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Six tips on parcel mapping: Conversations with an expert

Forward thinking governments drive up economic prosperity by investing in GIS-based land management solutions, which improve operational efficiency, maintain accurate inventory records and deliver customer-oriented services.

We live in communities striving to be smart, a term now inclusive of a variety of or all definitions. Smart can mean citizen engagement in the decision-making process; it can mean online connectivity of services; it can be the replacement of legacy systems with innovative technology; it can even mean all of that.

In our rapid digital transformation societies, pressure is mounting on government agencies to modernize their land management systems to meet the escalating need for high quality land information and related services.

Forward thinking governments drive up economic prosperity by investing in GIS-based land management solutions, which improve operational efficiency, maintain accurate inventory records and deliver customer-oriented services.

The ArcGIS platform includes a robust suite of capabilities to support modern parcel mapping practices, including survey control planning and acquisition, digital survey plan integration, spatial accuracy improvements and cloud-based map services. Esri Canada’s Canadian Parcel Data Model (CPDM) provides Canadian governments with the capabilities to refine, edit, track and share land records.

A key component of a parcel mapping modernization initiative is the migration from legacy systems to the Canadian Parcel Data Model. This migration is a complex undertaking that requires advanced skills and experience to ensure success and minimize risk and downstream costs.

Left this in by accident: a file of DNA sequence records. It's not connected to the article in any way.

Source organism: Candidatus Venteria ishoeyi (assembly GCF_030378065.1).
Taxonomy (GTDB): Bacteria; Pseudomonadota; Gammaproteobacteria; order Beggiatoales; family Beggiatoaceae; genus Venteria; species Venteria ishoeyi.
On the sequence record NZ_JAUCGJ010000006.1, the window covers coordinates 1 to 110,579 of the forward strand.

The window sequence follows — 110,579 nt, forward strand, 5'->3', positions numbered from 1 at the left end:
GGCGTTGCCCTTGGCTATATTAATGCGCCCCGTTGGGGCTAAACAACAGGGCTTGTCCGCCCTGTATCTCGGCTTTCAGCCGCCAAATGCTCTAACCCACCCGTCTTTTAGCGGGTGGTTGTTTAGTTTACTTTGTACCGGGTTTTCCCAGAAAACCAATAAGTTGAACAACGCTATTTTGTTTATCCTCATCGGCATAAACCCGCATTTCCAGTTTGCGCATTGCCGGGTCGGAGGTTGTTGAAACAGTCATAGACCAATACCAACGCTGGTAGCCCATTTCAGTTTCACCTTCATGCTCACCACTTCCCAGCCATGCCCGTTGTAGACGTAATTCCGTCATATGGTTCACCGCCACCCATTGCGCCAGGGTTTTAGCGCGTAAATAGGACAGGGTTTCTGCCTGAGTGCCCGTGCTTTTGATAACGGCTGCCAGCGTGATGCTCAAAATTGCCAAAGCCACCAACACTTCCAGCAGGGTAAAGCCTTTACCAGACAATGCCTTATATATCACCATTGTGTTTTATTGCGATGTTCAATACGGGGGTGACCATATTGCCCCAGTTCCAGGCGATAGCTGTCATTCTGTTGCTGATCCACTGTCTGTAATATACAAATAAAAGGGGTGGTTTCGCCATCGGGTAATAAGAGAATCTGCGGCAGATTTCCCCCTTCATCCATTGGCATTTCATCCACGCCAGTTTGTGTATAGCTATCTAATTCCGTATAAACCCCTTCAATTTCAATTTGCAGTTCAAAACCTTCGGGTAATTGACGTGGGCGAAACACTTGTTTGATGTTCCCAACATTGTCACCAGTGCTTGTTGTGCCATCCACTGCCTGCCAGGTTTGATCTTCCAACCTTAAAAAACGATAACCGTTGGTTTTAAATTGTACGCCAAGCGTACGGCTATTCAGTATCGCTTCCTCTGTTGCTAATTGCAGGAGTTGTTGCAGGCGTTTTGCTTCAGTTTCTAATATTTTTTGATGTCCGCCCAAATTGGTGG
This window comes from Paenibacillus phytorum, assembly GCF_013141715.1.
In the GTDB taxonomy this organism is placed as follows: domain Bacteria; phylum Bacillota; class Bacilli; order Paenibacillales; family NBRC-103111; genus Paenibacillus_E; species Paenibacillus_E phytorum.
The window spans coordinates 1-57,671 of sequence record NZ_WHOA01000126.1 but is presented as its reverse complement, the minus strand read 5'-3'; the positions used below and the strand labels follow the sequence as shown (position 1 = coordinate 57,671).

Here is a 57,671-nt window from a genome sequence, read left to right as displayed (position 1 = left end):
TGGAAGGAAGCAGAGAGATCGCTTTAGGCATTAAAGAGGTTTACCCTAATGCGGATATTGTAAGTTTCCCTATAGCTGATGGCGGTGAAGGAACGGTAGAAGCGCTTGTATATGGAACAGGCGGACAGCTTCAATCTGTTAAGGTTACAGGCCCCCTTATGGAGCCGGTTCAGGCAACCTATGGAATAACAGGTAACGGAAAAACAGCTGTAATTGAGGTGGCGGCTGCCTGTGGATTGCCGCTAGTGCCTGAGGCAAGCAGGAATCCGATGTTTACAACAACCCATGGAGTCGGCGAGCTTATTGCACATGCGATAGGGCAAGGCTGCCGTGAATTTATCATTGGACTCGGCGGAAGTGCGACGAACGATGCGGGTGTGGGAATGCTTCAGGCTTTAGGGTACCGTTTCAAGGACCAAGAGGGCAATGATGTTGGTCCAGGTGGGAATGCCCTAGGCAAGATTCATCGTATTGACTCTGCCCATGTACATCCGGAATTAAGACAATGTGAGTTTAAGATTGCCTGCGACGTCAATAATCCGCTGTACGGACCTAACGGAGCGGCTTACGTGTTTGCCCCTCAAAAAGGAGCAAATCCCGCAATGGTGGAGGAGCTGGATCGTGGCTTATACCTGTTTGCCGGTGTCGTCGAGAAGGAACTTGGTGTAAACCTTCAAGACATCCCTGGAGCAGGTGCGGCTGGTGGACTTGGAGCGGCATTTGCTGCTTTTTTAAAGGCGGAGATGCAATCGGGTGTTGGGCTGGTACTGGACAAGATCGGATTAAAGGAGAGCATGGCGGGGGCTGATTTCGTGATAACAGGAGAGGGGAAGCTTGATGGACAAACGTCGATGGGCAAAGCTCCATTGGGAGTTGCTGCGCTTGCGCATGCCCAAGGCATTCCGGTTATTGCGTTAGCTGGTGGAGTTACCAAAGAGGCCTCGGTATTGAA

I spoke to Wendy Amy, GIS manager at MNC, an Esri silver-tier partner with expert consultants in cadastral and parcel mapping, about some of the key considerations MNC takes into account when assisting governments with their migration process. Wendy shared the top six.

1. Assess Topology: Does your source parcel data contain unintended gaps, slivers or overlaps? What level of effort will be required to resolve topology?

Why this is important – The parcel fabric relies on topological correctness when representing and storing parcel data. If your data has errors, you will most likely experience problems when adjusting or manipulating parcels. This will be frustrating, and the topological errors will be more time consuming to correct once inside the parcel fabric.

2. Assess Curve Data: Does your source parcel data contain densified line segments representing curves which will require curve generation? What level of effort will be required to re-create curves like cul-de-sacs?

Why this is important – Converting densified arcs/line segments into true curves prior to migration will improve the overall integrity of the fabric. For example, a cul-de-sac parcel surveyed with a true curve boundary is best represented as such in the fabric. Reducing or eliminating unintended densified arc geometries will improve performance during maintenance and adjustment operations.